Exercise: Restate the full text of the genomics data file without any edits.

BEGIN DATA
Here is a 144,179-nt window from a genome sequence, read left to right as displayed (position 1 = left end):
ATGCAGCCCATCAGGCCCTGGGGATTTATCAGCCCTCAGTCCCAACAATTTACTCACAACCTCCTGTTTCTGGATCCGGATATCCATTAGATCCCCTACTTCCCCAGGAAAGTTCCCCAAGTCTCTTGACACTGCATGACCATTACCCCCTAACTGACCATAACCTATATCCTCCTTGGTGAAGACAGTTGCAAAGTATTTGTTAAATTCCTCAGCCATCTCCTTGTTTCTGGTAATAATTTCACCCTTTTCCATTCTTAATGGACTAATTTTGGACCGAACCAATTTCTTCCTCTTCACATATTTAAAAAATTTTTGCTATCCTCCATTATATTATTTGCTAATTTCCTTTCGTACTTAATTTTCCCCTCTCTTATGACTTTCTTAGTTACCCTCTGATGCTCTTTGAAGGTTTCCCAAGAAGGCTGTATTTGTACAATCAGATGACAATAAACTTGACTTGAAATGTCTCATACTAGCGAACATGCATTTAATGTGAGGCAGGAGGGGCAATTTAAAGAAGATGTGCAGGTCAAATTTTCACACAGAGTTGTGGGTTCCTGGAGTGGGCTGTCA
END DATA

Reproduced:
Here is a 144,179-nt window from a genome sequence, read left to right as displayed (position 1 = left end):
ATGCAGCCCATCAGGCCCTGGGGATTTATCAGCCCTCAGTCCCAACAATTTACTCACAACCTCCTGTTTCTGGATCCGGATATCCATTAGATCCCCTACTTCCCCAGGAAAGTTCCCCAAGTCTCTTGACACTGCATGACCATTACCCCCTAACTGACCATAACCTATATCCTCCTTGGTGAAGACAGTTGCAAAGTATTTGTTAAATTCCTCAGCCATCTCCTTGTTTCTGGTAATAATTTCACCCTTTTCCATTCTTAATGGACTAATTTTGGACCGAACCAATTTCTTCCTCTTCACATATTTAAAAAATTTTTGCTATCCTCCATTATATTATTTGCTAATTTCCTTTCGTACTTAATTTTCCCCTCTCTTATGACTTTCTTAGTTACCCTCTGATGCTCTTTGAAGGTTTCCCAAGAAGGCTGTATTTGTACAATCAGATGACAATAAACTTGACTTGAAATGTCTCATACTAGCGAACATGCATTTAATGTGAGGCAGGAGGGGCAATTTAAAGAAGATGTGCAGGTCAAATTTTCACACAGAGTTGTGGGTTCCTGGAGTGGGCTGTCA